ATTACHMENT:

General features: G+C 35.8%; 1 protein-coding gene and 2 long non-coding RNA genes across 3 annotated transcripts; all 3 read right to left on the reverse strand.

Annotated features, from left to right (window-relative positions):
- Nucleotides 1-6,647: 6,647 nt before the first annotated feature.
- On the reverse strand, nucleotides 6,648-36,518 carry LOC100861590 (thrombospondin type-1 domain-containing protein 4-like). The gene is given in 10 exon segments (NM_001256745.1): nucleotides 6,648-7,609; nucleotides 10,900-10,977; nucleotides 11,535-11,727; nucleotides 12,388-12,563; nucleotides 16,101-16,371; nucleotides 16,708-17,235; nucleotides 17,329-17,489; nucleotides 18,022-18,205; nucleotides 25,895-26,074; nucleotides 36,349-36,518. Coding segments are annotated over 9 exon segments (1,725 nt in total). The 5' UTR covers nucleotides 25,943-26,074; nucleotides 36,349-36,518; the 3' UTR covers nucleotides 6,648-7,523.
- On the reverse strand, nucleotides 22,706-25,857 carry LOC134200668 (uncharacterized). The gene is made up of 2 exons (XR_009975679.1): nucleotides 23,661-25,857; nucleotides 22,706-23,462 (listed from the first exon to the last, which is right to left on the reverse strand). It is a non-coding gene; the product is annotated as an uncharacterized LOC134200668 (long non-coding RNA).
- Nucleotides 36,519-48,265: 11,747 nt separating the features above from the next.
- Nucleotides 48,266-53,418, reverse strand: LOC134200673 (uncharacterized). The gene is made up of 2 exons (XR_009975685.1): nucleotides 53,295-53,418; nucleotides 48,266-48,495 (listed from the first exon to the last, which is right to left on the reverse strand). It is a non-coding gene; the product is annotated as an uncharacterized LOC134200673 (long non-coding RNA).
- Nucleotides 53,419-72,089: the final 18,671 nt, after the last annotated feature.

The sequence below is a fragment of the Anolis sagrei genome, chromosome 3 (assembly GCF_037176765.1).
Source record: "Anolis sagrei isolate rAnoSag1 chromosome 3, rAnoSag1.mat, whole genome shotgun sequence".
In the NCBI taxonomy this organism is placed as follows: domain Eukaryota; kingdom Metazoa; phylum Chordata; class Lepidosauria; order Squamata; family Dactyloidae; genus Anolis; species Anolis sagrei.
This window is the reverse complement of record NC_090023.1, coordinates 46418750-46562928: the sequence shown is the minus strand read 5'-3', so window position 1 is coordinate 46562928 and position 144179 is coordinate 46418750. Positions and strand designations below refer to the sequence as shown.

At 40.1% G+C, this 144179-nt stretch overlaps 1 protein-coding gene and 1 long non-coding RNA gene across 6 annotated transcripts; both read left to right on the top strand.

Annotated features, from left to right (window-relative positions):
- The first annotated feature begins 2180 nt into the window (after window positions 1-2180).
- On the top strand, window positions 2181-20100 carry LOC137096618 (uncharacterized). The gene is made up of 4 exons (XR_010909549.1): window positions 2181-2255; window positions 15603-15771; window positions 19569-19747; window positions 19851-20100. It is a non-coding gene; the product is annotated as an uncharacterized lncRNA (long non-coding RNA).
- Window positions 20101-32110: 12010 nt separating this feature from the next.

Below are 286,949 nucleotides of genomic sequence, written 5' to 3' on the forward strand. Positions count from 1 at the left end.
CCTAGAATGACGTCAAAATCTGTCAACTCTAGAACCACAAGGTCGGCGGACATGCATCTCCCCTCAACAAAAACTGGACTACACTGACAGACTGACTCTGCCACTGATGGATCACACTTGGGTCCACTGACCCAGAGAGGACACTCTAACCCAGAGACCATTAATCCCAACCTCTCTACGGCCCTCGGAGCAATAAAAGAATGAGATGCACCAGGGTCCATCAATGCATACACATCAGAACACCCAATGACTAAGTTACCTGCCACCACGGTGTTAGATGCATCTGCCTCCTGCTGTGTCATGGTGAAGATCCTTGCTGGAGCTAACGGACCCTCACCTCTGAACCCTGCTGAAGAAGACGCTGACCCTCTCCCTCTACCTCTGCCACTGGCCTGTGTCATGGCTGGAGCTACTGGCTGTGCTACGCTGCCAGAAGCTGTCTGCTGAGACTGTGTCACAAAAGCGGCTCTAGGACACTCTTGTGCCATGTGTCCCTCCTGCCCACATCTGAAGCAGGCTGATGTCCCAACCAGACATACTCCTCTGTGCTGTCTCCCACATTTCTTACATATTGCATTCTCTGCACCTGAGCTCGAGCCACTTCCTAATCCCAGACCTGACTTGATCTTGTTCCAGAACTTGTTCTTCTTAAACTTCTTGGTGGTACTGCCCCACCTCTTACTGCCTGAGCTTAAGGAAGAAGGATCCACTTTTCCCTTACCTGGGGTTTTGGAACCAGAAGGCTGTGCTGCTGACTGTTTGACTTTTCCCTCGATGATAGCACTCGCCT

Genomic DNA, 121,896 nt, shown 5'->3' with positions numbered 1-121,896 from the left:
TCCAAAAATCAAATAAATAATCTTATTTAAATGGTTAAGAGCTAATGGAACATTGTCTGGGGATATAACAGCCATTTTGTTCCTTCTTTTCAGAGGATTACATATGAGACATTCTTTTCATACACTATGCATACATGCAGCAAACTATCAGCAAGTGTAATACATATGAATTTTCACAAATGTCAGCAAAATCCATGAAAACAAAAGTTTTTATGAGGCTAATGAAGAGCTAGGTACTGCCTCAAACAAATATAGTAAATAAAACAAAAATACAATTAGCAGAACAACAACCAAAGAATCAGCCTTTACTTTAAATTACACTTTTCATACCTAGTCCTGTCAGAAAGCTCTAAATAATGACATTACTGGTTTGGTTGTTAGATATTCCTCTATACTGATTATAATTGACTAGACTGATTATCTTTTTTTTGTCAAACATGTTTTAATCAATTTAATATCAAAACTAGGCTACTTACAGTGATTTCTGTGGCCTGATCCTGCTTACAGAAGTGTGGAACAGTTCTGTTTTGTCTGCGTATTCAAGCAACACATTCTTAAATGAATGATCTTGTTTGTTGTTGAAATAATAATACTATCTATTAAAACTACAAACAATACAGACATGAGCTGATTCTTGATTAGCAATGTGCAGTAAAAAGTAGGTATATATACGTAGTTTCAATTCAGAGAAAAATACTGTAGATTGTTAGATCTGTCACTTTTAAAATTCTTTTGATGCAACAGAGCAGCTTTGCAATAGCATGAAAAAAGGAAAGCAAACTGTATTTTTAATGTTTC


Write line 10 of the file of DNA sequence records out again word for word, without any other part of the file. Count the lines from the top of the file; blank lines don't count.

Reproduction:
Source record: "Anolis sagrei isolate rAnoSag1 chromosome 3, rAnoSag1.mat, whole genome shotgun sequence".